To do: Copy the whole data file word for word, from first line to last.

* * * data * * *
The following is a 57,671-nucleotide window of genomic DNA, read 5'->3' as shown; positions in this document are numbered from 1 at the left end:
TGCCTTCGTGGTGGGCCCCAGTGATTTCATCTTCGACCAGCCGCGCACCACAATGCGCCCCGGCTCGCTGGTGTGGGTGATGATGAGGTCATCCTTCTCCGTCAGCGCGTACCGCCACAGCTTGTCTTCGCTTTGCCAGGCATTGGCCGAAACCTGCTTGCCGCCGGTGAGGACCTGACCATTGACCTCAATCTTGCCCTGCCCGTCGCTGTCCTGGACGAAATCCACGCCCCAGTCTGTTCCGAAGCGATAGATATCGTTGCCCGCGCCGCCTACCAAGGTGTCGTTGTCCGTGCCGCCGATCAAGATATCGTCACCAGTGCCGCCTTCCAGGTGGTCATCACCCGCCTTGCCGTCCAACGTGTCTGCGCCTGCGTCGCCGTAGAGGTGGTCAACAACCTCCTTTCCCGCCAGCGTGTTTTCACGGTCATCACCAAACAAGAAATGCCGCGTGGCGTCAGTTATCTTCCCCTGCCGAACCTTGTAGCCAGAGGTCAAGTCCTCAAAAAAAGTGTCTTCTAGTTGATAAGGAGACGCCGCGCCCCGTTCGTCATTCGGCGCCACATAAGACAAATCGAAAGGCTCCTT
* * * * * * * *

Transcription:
The following is a 57,671-nucleotide window of genomic DNA, read 5'->3' as shown; positions in this document are numbered from 1 at the left end:
TGCCTTCGTGGTGGGCCCCAGTGATTTCATCTTCGACCAGCCGCGCACCACAATGCGCCCCGGCTCGCTGGTGTGGGTGATGATGAGGTCATCCTTCTCCGTCAGCGCGTACCGCCACAGCTTGTCTTCGCTTTGCCAGGCATTGGCCGAAACCTGCTTGCCGCCGGTGAGGACCTGACCATTGACCTCAATCTTGCCCTGCCCGTCGCTGTCCTGGACGAAATCCACGCCCCAGTCTGTTCCGAAGCGATAGATATCGTTGCCCGCGCCGCCTACCAAGGTGTCGTTGTCCGTGCCGCCGATCAAGATATCGTCACCAGTGCCGCCTTCCAGGTGGTCATCACCCGCCTTGCCGTCCAACGTGTCTGCGCCTGCGTCGCCGTAGAGGTGGTCAACAACCTCCTTTCCCGCCAGCGTGTTTTCACGGTCATCACCAAACAAGAAATGCCGCGTGGCGTCAGTTATCTTCCCCTGCCGAACCTTGTAGCCAGAGGTCAAGTCCTCAAAAAAAGTGTCTTCTAGTTGATAAGGAGACGCCGCGCCCCGTTCGTCATTCGGCGCCACATAAGACAAATCGAAAGGCTCCTT